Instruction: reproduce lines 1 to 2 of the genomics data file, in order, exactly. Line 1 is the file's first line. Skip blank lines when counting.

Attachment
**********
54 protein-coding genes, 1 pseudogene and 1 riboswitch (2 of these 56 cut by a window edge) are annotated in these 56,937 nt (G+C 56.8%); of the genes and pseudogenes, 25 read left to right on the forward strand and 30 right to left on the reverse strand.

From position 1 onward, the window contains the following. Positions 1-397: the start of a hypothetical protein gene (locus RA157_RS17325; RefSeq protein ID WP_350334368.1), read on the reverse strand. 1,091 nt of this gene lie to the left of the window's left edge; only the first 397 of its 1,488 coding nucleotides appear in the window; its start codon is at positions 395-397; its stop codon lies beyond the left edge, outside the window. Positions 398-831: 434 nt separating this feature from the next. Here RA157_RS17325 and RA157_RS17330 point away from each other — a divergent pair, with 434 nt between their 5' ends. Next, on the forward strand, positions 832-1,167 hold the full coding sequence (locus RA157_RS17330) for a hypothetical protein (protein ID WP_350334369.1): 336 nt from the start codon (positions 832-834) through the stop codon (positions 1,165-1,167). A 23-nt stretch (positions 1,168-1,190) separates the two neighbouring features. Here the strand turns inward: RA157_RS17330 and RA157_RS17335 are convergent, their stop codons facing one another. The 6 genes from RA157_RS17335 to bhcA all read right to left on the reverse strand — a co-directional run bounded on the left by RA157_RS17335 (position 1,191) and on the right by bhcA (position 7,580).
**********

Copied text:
54 protein-coding genes, 1 pseudogene and 1 riboswitch (2 of these 56 cut by a window edge) are annotated in these 56,937 nt (G+C 56.8%); of the genes and pseudogenes, 25 read left to right on the forward strand and 30 right to left on the reverse strand.

From position 1 onward, the window contains the following. Positions 1-397: the start of a hypothetical protein gene (locus RA157_RS17325; RefSeq protein ID WP_350334368.1), read on the reverse strand. 1,091 nt of this gene lie to the left of the window's left edge; only the first 397 of its 1,488 coding nucleotides appear in the window; its start codon is at positions 395-397; its stop codon lies beyond the left edge, outside the window. Positions 398-831: 434 nt separating this feature from the next. Here RA157_RS17325 and RA157_RS17330 point away from each other — a divergent pair, with 434 nt between their 5' ends. Next, on the forward strand, positions 832-1,167 hold the full coding sequence (locus RA157_RS17330) for a hypothetical protein (protein ID WP_350334369.1): 336 nt from the start codon (positions 832-834) through the stop codon (positions 1,165-1,167). A 23-nt stretch (positions 1,168-1,190) separates the two neighbouring features. Here the strand turns inward: RA157_RS17330 and RA157_RS17335 are convergent, their stop codons facing one another. The 6 genes from RA157_RS17335 to bhcA all read right to left on the reverse strand — a co-directional run bounded on the left by RA157_RS17335 (position 1,191) and on the right by bhcA (position 7,580).